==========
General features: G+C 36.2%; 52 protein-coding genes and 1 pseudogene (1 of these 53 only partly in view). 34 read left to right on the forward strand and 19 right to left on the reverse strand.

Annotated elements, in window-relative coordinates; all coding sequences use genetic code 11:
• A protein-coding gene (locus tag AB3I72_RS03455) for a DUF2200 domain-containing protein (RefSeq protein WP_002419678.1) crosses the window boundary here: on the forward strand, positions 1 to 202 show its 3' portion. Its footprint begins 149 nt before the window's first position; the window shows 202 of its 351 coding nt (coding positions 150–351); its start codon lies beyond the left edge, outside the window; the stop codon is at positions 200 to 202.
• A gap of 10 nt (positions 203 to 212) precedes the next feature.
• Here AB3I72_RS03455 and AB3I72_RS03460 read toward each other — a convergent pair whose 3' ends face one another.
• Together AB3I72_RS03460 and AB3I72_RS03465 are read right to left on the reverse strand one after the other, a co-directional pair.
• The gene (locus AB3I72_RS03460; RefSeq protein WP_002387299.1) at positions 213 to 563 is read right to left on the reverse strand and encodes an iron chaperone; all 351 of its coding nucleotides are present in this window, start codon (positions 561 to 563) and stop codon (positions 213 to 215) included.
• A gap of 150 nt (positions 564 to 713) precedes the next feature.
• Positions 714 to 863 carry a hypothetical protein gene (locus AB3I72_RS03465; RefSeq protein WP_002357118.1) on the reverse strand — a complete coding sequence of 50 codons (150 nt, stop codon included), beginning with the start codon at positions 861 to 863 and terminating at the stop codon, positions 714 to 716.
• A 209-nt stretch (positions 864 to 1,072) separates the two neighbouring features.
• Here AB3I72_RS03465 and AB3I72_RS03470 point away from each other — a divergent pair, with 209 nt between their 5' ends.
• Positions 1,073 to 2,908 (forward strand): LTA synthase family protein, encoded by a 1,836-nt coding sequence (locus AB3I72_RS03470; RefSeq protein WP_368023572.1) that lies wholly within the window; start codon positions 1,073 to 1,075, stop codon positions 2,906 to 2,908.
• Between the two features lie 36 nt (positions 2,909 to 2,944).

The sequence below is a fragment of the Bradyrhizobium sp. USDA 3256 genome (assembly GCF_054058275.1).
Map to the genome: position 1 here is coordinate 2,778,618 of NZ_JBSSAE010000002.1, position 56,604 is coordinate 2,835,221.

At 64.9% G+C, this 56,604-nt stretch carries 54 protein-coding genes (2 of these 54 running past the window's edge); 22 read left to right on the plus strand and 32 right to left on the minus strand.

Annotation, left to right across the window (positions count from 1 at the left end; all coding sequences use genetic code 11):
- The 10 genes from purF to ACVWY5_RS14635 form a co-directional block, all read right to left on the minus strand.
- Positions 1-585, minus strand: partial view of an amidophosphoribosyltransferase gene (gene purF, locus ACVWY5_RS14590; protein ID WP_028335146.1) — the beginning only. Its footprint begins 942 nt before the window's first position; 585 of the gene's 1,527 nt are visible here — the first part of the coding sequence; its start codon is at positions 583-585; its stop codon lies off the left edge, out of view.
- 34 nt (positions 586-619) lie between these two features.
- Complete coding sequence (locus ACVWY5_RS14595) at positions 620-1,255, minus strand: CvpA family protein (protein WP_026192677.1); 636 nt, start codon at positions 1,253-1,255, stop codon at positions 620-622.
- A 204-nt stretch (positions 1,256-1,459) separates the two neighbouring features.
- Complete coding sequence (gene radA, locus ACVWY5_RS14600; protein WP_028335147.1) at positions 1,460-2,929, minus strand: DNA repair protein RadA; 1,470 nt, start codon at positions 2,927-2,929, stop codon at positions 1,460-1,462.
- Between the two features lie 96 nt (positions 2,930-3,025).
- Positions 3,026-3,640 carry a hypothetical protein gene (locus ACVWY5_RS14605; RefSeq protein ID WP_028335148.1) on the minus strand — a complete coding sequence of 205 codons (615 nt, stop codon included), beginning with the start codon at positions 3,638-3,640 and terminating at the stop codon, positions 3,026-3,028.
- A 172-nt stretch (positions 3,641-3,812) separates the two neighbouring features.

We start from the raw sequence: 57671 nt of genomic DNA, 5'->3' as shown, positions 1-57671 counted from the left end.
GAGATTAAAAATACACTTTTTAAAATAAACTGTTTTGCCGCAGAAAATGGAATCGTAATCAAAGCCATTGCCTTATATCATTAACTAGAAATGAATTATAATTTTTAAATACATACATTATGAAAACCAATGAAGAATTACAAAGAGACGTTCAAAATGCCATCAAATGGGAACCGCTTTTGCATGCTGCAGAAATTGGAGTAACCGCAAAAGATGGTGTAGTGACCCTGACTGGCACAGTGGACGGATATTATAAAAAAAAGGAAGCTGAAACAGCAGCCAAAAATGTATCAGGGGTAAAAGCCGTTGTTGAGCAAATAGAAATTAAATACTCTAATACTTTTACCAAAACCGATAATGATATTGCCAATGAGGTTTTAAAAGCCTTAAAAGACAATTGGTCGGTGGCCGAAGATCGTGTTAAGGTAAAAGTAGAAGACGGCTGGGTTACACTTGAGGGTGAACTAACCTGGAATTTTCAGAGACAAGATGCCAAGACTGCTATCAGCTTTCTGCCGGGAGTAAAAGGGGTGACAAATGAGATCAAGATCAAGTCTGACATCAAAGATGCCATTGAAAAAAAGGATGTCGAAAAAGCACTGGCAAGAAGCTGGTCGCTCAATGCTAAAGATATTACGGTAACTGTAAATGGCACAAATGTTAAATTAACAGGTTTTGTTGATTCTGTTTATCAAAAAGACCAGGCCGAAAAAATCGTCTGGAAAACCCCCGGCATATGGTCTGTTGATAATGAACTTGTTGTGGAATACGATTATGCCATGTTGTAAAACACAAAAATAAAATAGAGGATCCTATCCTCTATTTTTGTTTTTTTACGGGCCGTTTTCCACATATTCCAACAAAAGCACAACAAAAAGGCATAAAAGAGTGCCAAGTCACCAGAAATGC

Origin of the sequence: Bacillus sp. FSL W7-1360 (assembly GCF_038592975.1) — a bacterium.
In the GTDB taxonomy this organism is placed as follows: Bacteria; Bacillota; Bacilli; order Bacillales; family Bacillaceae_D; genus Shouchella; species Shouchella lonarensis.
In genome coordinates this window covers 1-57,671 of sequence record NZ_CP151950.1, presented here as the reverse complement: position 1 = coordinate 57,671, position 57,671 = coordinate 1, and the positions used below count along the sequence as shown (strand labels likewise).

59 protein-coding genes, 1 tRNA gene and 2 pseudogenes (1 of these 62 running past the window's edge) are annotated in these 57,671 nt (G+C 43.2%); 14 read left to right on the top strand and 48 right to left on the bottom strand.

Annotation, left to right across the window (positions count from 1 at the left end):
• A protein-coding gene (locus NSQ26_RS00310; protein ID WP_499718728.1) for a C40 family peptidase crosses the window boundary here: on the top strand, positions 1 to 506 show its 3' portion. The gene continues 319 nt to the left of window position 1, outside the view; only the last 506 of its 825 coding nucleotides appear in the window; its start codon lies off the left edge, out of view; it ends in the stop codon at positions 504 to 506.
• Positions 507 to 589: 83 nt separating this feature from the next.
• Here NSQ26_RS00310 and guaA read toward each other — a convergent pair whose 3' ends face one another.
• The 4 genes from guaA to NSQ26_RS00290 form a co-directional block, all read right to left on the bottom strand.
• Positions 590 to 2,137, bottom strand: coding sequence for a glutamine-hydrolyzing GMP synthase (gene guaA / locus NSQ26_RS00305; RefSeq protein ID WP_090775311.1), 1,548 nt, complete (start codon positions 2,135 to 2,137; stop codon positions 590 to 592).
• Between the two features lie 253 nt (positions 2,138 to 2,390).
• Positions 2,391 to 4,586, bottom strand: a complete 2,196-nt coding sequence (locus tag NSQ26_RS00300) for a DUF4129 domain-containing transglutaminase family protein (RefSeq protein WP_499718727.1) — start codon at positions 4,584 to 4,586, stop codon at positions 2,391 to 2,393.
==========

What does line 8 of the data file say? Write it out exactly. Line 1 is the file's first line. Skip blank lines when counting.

• A gap of 150 nt (positions 564 to 713) precedes the next feature.